|Setas de Sevilla|
|Design and construction|
|Architect(s)||Jürgen Mayer H.|
Setas de Sevilla ("Mushrooms of Seville") or Las Setas ("The Mushrooms"), initially titled Metropol Parasol, is a large, predominantly wood structure located at La Encarnación square in the old quarter of Seville, Spain. It accommodates a traditional market, restaurants, a performance square, archaeological museum — and 'rooftop' terrace with a panoramic view of Seville's old city.
Selected from 65 submissions in a city-sponsored competition, the structure was designed by German architect Jürgen Mayer, was completed in April 2011, and is roughly 150 by 70 metres (490 by 230 ft) with an approximate height of 26 metres (85 ft).
Initially beset with technical problems as well as budget and schedule overruns, the parasols are constructed of 3,500 cubic meters of micro-laminated Finnish pine and are marketed as the world's largest wood structure.
Since their opening, the parasols have become Seville's third-most visited urban landmark.
During development, the project was titled Metropol Parasol, with locals quickly adopting a colloquial nickname, the setas or mushrooms. Seville officially adopted the name Setas de Sevilla after discovering the project's architect had trademarked the name "Metropol Parasol" and would charge for its use; Setas de Sevilla has been the project's official name since opening,
The structure consists of six parasols loosely resembling large mushrooms, inspired by the vaults of the Cathedral of Seville and the ficus trees in the nearby Plaza de Cristo de Burgos. The Setas are organized in four levels. The underground level (Level 0) accommodates the Antiquarium, where Roman and Moorish remains discovered on site are displayed in a museum. Level 1 (street level) is the Central Market. The roof of Level 1 is the surface of the open-air public plaza, shaded by the wooden parasols above and designed for public events. Levels 2 and 3 are the two stages of the panoramic terraces (including a restaurant), offering a view of the city centre.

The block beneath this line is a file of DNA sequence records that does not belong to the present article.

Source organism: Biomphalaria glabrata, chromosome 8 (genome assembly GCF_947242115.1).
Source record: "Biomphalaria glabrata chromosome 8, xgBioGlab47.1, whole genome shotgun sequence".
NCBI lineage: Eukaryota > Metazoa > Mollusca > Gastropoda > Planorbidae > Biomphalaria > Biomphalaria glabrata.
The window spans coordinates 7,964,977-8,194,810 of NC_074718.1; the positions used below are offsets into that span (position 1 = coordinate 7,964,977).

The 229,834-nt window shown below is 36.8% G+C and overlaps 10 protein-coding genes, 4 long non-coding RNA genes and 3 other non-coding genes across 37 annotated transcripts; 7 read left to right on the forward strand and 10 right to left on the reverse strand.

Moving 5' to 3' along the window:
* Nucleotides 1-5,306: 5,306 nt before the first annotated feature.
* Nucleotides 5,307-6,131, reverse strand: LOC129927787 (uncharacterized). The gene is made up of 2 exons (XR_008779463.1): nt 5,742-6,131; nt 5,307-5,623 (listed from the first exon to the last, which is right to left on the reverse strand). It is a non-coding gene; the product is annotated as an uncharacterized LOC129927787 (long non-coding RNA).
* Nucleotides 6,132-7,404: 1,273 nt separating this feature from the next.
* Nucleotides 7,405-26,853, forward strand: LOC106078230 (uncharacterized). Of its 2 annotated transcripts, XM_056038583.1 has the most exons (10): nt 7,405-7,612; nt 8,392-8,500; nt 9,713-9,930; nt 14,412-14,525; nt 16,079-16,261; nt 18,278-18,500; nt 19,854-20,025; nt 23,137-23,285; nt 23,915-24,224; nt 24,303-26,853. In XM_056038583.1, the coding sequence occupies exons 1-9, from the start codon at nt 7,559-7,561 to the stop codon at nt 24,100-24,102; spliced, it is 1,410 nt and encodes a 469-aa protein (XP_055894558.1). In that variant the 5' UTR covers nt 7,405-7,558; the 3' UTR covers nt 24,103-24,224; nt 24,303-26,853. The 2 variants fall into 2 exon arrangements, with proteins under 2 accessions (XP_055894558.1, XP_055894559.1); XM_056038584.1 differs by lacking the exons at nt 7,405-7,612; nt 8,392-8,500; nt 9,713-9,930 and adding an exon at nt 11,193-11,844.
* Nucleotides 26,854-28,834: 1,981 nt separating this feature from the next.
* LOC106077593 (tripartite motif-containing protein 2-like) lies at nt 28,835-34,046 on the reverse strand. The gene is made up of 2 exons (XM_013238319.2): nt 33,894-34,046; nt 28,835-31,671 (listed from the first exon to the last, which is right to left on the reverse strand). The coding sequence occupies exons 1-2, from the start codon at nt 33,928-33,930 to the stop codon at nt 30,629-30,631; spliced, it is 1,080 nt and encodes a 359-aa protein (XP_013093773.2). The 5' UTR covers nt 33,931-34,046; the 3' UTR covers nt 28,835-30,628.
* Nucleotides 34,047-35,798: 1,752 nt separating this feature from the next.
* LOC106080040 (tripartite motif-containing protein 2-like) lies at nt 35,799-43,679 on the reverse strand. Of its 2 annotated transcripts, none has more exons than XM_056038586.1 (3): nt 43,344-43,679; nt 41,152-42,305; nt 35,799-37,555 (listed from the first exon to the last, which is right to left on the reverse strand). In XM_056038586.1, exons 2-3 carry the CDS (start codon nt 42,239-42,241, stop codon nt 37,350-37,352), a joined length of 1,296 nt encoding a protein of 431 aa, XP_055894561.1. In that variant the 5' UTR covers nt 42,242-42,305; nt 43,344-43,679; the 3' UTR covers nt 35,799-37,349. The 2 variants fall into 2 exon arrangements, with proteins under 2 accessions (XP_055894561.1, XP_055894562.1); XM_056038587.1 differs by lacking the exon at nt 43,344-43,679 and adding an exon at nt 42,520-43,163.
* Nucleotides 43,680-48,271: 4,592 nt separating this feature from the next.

From the 19th century a dedicated market building was located in the plaza, which was partially demolished in 1948 in accordance with urban renewal plans. The market itself remained until 1973, when the remainder of the dilapidated market building was finally demolished. The land remained undeveloped until 1990, when the city planned to construct a market with underground parking. During construction, ruins dating to the Roman and Al-Andalus eras were discovered, and construction was frozen after an expenditure of 14 million euros. In 2004, the city opened an international competition to solicit bids to redevelop the area.
Construction began on June 26, 2005, with an estimated cost of 50 million euros and completion date of June 2007. By May 2007, engineering firm Arup informed municipal authorities the structure was technically unfeasible as designed, that a number of structural assumptions had not been tested and the design appeared to violate the limitations of known materials.
Alternatives to buttress the structure proved impractical because of their added weight, with a glued reinforcement resolution developed by early 2009 — with a revised cost of approximately 100 million euros.
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- "Las Setas de la Encarnación cumplen diez años mientras Sevilla sigue pagando su factura". sevilla (in Spanish). 2021-03-27. Retrieved 2021-12-21.
- "Historia" (in Spanish). Setas de Sevilla. Archived from the original on 2021-05-09.
- Rowan Moore (2011-03-27). "Metropol Parasol, Seville by Jürgen Mayer H – review | Art and design | The Observer". London: Guardian. Retrieved 2012-01-19.
- Yanez, A. Estrella. Las "setas" de Encarnacion costaron ahora a cada Sevillano 143 euros" ABC.es January 30, 2010. Accessed September 30, 2012.